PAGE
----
You can use a ‘double fork’ to run your code in a new background process unbound to the old one. See eg this recipe with more explanatory comments than you could possibly want.
I wouldn't recommend this as a primary way of running background tasks for a web site. If your Python is embedded in an Apache process, for example, you'll be forking more than you want. Better to invoke the daemon separately (just under a similar low-privilege user).
After starting the script once via Apache server, how do I stop it running?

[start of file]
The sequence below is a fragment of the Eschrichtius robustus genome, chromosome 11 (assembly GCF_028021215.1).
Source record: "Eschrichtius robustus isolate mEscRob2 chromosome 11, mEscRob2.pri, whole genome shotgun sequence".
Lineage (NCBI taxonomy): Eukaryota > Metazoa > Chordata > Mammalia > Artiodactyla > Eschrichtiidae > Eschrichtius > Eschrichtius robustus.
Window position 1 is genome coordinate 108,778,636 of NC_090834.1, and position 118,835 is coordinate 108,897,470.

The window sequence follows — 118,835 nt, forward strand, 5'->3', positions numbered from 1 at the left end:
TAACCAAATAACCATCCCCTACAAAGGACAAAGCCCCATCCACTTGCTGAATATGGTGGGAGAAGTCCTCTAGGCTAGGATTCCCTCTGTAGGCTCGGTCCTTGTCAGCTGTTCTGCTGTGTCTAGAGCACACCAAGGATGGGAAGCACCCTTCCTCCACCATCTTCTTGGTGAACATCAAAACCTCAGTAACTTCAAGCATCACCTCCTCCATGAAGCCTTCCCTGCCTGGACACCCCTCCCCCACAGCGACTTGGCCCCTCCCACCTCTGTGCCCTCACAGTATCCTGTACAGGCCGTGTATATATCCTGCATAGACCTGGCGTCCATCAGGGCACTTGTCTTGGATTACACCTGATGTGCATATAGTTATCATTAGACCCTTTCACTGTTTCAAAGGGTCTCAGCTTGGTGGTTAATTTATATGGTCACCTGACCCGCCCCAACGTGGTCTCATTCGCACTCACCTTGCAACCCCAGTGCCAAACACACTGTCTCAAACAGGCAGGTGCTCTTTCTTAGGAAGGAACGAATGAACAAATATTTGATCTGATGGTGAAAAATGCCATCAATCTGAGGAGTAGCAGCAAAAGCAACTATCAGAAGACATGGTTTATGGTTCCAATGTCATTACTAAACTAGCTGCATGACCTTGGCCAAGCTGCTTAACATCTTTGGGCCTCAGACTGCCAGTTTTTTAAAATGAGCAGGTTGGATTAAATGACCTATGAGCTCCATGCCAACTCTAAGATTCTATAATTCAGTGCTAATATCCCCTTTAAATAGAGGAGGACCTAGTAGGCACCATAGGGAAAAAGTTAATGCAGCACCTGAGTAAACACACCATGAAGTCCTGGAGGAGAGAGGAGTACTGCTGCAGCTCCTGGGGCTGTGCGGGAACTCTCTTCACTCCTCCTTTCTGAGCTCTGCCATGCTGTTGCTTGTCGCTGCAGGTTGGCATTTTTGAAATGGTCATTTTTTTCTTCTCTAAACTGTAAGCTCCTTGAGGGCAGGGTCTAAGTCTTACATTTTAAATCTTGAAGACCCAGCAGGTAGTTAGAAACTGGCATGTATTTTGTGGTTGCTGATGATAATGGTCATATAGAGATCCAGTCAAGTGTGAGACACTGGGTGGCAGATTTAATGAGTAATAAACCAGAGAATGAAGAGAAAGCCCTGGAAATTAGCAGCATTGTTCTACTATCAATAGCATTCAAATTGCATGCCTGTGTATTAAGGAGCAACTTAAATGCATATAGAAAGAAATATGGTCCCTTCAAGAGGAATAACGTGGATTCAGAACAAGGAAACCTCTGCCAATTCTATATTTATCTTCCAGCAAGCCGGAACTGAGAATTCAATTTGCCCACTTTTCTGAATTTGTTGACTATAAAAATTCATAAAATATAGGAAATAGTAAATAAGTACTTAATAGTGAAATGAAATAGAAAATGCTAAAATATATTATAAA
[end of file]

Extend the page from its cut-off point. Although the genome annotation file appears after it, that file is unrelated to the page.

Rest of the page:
You have your second fork write the process number (pid) of the daemon process to a file, and then read the pid from that file and send it a terminate signal (
Am I confused?
That's the question! I'm assuming you are trying to have a background process that responds on a different port to the web interface for some sort of unusual net service. If you merely talking about responding to normal web requests you shoudn't be doing this, you should rely on Apache to handle your sockets and service one request at a time.